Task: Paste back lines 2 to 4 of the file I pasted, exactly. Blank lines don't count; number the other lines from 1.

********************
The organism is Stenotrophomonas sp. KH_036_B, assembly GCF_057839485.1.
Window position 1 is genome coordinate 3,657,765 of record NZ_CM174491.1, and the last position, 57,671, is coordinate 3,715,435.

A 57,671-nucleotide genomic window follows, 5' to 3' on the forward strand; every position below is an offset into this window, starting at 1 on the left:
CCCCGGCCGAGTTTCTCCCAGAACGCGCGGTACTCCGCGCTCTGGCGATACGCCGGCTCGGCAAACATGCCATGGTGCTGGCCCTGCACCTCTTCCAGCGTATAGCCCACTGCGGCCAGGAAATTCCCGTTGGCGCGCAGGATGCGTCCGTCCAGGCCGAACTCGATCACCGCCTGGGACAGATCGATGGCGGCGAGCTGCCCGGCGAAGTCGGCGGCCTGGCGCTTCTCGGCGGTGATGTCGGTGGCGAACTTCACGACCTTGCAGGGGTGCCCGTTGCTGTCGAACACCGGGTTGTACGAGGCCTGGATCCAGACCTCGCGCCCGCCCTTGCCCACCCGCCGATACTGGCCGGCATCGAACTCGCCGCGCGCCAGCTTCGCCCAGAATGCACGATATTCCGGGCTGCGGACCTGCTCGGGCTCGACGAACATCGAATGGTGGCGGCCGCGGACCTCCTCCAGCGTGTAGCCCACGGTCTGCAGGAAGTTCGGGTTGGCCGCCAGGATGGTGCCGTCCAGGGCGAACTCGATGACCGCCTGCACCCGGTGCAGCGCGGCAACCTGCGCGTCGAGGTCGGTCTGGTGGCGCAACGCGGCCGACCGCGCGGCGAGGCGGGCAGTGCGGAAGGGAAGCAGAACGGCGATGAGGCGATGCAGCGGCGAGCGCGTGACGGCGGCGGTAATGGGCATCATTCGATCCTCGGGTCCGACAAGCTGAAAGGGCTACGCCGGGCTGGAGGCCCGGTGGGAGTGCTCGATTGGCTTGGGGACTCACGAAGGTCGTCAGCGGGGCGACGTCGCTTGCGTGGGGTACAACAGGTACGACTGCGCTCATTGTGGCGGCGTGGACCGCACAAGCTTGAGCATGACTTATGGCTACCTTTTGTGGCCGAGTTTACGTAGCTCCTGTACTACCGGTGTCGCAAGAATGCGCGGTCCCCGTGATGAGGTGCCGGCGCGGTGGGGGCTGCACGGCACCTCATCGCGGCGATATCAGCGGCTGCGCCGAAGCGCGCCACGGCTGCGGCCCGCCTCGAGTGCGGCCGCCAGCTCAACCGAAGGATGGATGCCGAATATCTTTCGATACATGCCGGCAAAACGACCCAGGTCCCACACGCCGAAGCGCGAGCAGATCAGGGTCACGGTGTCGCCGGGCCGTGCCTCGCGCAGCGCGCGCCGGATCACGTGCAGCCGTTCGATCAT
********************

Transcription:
Window position 1 is genome coordinate 3,657,765 of record NZ_CM174491.1, and the last position, 57,671, is coordinate 3,715,435.

A 57,671-nucleotide genomic window follows, 5' to 3' on the forward strand; every position below is an offset into this window, starting at 1 on the left:
CCCCGGCCGAGTTTCTCCCAGAACGCGCGGTACTCCGCGCTCTGGCGATACGCCGGCTCGGCAAACATGCCATGGTGCTGGCCCTGCACCTCTTCCAGCGTATAGCCCACTGCGGCCAGGAAATTCCCGTTGGCGCGCAGGATGCGTCCGTCCAGGCCGAACTCGATCACCGCCTGGGACAGATCGATGGCGGCGAGCTGCCCGGCGAAGTCGGCGGCCTGGCGCTTCTCGGCGGTGATGTCGGTGGCGAACTTCACGACCTTGCAGGGGTGCCCGTTGCTGTCGAACACCGGGTTGTACGAGGCCTGGATCCAGACCTCGCGCCCGCCCTTGCCCACCCGCCGATACTGGCCGGCATCGAACTCGCCGCGCGCCAGCTTCGCCCAGAATGCACGATATTCCGGGCTGCGGACCTGCTCGGGCTCGACGAACATCGAATGGTGGCGGCCGCGGACCTCCTCCAGCGTGTAGCCCACGGTCTGCAGGAAGTTCGGGTTGGCCGCCAGGATGGTGCCGTCCAGGGCGAACTCGATGACCGCCTGCACCCGGTGCAGCGCGGCAACCTGCGCGTCGAGGTCGGTCTGGTGGCGCAACGCGGCCGACCGCGCGGCGAGGCGGGCAGTGCGGAAGGGAAGCAGAACGGCGATGAGGCGATGCAGCGGCGAGCGCGTGACGGCGGCGGTAATGGGCATCATTCGATCCTCGGGTCCGACAAGCTGAAAGGGCTACGCCGGGCTGGAGGCCCGGTGGGAGTGCTCGATTGGCTTGGGGACTCACGAAGGTCGTCAGCGGGGCGACGTCGCTTGCGTGGGGTACAACAGGTACGACTGCGCTCATTGTGGCGGCGTGGACCGCACAAGCTTGAGCATGACTTATGGCTACCTTTTGTGGCCGAGTTTACGTAGCTCCTGTACTACCGGTGTCGCAAGAATGCGCGGTCCCCGTGATGAGGTGCCGGCGCGGTGGGGGCTGCACGGCACCTCATCGCGGCGATATCAGCGGCTGCGCCGAAGCGCGCCACGGCTGCGGCCCGCCTCGAGTGCGGCCGCCAGCTCAACCGAAGGATGGATGCCGAATATCTTTCGATACATGCCGGCAAAACGACCCAGGTCCCACACGCCGAAGCGCGAGCAGATCAGGGTCACGGTGTCGCCGGGCCGTGCCTCGCGCAGCGCGCGCCGGATCACGTGCAGCCGTTCGATCAT